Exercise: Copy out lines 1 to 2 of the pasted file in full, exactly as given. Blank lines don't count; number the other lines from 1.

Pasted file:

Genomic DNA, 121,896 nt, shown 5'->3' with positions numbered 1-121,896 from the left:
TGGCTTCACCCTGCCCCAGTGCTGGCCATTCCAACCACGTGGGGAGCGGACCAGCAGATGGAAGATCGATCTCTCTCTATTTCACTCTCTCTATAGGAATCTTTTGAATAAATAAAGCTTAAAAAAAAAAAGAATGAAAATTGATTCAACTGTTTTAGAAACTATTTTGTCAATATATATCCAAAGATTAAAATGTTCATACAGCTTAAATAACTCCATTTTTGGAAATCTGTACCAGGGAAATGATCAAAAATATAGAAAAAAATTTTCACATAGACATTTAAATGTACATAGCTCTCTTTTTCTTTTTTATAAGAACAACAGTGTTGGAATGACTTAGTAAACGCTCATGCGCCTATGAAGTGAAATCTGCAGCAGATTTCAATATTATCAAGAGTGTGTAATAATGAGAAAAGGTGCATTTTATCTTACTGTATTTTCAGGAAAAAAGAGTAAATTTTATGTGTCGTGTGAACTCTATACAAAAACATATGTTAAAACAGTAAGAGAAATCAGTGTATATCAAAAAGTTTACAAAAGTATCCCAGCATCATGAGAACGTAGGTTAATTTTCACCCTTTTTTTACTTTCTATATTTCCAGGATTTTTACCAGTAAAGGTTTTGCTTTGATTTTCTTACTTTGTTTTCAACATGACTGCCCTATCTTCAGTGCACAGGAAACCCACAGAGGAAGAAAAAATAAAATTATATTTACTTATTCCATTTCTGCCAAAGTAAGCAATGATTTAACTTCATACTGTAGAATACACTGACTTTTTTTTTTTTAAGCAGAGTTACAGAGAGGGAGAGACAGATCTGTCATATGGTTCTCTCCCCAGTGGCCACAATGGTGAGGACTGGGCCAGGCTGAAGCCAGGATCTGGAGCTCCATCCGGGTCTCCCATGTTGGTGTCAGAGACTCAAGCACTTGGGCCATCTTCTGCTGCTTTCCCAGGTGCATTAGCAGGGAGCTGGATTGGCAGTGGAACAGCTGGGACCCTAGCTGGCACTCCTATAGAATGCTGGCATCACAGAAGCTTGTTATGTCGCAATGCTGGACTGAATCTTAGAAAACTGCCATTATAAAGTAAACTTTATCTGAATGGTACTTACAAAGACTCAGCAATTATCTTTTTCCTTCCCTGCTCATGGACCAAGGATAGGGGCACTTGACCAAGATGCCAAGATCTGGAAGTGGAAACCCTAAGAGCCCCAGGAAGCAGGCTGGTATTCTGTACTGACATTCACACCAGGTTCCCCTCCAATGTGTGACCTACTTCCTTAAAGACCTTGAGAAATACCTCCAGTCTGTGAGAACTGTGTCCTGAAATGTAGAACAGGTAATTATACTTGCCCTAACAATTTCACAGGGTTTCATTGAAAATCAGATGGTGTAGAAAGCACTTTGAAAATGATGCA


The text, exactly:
Genomic DNA, 121,896 nt, shown 5'->3' with positions numbered 1-121,896 from the left:
TGGCTTCACCCTGCCCCAGTGCTGGCCATTCCAACCACGTGGGGAGCGGACCAGCAGATGGAAGATCGATCTCTCTCTATTTCACTCTCTCTATAGGAATCTTTTGAATAAATAAAGCTTAAAAAAAAAAAGAATGAAAATTGATTCAACTGTTTTAGAAACTATTTTGTCAATATATATCCAAAGATTAAAATGTTCATACAGCTTAAATAACTCCATTTTTGGAAATCTGTACCAGGGAAATGATCAAAAATATAGAAAAAAATTTTCACATAGACATTTAAATGTACATAGCTCTCTTTTTCTTTTTTATAAGAACAACAGTGTTGGAATGACTTAGTAAACGCTCATGCGCCTATGAAGTGAAATCTGCAGCAGATTTCAATATTATCAAGAGTGTGTAATAATGAGAAAAGGTGCATTTTATCTTACTGTATTTTCAGGAAAAAAGAGTAAATTTTATGTGTCGTGTGAACTCTATACAAAAACATATGTTAAAACAGTAAGAGAAATCAGTGTATATCAAAAAGTTTACAAAAGTATCCCAGCATCATGAGAACGTAGGTTAATTTTCACCCTTTTTTTACTTTCTATATTTCCAGGATTTTTACCAGTAAAGGTTTTGCTTTGATTTTCTTACTTTGTTTTCAACATGACTGCCCTATCTTCAGTGCACAGGAAACCCACAGAGGAAGAAAAAATAAAATTATATTTACTTATTCCATTTCTGCCAAAGTAAGCAATGATTTAACTTCATACTGTAGAATACACTGACTTTTTTTTTTTTAAGCAGAGTTACAGAGAGGGAGAGACAGATCTGTCATATGGTTCTCTCCCCAGTGGCCACAATGGTGAGGACTGGGCCAGGCTGAAGCCAGGATCTGGAGCTCCATCCGGGTCTCCCATGTTGGTGTCAGAGACTCAAGCACTTGGGCCATCTTCTGCTGCTTTCCCAGGTGCATTAGCAGGGAGCTGGATTGGCAGTGGAACAGCTGGGACCCTAGCTGGCACTCCTATAGAATGCTGGCATCACAGAAGCTTGTTATGTCGCAATGCTGGACTGAATCTTAGAAAACTGCCATTATAAAGTAAACTTTATCTGAATGGTACTTACAAAGACTCAGCAATTATCTTTTTCCTTCCCTGCTCATGGACCAAGGATAGGGGCACTTGACCAAGATGCCAAGATCTGGAAGTGGAAACCCTAAGAGCCCCAGGAAGCAGGCTGGTATTCTGTACTGACATTCACACCAGGTTCCCCTCCAATGTGTGACCTACTTCCTTAAAGACCTTGAGAAATACCTCCAGTCTGTGAGAACTGTGTCCTGAAATGTAGAACAGGTAATTATACTTGCCCTAACAATTTCACAGGGTTTCATTGAAAATCAGATGGTGTAGAAAGCACTTTGAAAATGATGCA